BUILDING large developments on greenfield sites should end, Hampshire’s Ukip party has said.
It has launched a campaign called HALT – which stands for Hampshire Against Land Threat.
The party argues the proposed 100,000 new homes across the county will worsen the quality of life for residents.
Supporting the campaign is Hayling Ukip Councillor John Perry, who will fight in the Havant general election next May.
He said: ‘We are struggling with infrastructure at the moment.
‘What we find in Hampshire is a mass building campaign essentially on greenfield sites across the whole county.
‘With Hampshire’s infrastructure budgets being cut, not just for the county council but also local councils, the building of homes on greenfield sites is putting too much pressure on infrastructure like schools, health services and roads.’
Several greenfield sites in the Havant area have already been developed and Welborne, north of Fareham, is set to take 6,500 homes.
But Cllr Perry said: ‘We believe we should focus on brownfield sites.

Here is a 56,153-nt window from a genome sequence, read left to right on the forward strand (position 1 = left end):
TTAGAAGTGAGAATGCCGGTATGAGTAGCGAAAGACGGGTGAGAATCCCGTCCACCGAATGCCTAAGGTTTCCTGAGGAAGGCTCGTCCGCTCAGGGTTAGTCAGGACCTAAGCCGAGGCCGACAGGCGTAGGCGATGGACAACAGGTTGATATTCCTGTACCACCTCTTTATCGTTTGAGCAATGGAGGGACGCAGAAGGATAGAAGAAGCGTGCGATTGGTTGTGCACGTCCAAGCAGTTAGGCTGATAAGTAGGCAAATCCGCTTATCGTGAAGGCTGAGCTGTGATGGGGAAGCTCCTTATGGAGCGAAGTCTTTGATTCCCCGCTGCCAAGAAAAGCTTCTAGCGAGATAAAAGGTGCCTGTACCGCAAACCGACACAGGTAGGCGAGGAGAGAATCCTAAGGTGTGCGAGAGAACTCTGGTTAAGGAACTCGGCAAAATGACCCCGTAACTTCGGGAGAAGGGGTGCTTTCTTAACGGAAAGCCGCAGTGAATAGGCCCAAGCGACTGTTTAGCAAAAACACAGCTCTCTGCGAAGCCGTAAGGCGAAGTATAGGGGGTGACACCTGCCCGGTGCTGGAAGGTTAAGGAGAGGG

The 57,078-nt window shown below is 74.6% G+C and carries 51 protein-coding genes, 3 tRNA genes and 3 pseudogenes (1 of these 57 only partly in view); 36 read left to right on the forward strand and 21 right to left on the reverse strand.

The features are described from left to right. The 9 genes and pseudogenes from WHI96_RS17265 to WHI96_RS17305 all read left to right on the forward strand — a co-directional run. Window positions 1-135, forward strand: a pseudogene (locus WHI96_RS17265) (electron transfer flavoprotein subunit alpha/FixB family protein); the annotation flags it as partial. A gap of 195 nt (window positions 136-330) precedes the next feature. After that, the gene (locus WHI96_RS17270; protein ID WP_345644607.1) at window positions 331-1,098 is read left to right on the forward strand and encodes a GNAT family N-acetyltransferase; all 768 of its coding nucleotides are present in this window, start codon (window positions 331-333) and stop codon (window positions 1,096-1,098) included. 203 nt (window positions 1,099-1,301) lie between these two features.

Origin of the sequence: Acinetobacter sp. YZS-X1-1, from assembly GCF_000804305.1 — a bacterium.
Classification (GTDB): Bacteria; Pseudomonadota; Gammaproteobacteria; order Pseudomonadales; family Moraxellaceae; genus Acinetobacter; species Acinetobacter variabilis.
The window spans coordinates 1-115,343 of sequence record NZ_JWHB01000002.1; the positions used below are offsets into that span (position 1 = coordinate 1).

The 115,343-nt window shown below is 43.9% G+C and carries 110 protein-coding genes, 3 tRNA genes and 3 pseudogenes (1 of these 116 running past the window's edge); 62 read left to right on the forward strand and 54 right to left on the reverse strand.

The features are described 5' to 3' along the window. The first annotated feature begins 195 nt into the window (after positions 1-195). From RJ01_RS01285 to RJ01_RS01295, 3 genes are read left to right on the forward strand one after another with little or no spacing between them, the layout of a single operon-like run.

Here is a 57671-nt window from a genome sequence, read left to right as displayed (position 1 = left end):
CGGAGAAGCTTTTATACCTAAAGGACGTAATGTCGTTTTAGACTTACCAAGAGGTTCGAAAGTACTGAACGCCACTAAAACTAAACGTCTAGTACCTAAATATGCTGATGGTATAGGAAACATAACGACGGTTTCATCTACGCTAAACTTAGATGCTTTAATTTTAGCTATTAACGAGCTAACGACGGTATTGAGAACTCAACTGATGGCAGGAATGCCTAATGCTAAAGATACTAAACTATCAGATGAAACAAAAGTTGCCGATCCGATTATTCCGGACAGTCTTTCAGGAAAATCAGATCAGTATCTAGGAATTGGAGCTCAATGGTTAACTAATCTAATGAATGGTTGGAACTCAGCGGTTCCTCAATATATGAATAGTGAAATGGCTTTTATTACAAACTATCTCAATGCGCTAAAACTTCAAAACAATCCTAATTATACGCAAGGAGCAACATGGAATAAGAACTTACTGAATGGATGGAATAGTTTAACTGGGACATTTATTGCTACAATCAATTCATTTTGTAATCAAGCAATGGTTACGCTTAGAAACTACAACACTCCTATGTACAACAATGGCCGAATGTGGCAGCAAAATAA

‘We don’t support mass house building on greenfield sites. We want it diverted to brownfield sites with sufficient infrastructure that comes online as the houses come online.’
Cllr Perry said the focus was not immigration, but cited that 250,000 people were migrating into the UK each year which means 100,000 new homes are needed.
He said: ‘It’s always a supply and demand situation. You either increase the supply or your reduce demand.’
Conservative Cllr David Guest, who heads planning in Havant, disagreed with the party’s viewpoint.
He cited the council’s Local Plan – which outlines exactly where the 6,300 new homes can be built in the borough – and was agreed after years of consultation.
He said: ‘I don’t think too many homes are being built. I think the right number of homes are being built in accordance with our Local Plan.’
He added: ‘Would they rather the people were homeless or sleeping in the park? It’s all very well for these comfortable people who are living in a house that was once a green field to say no more houses, but that’s not practical.’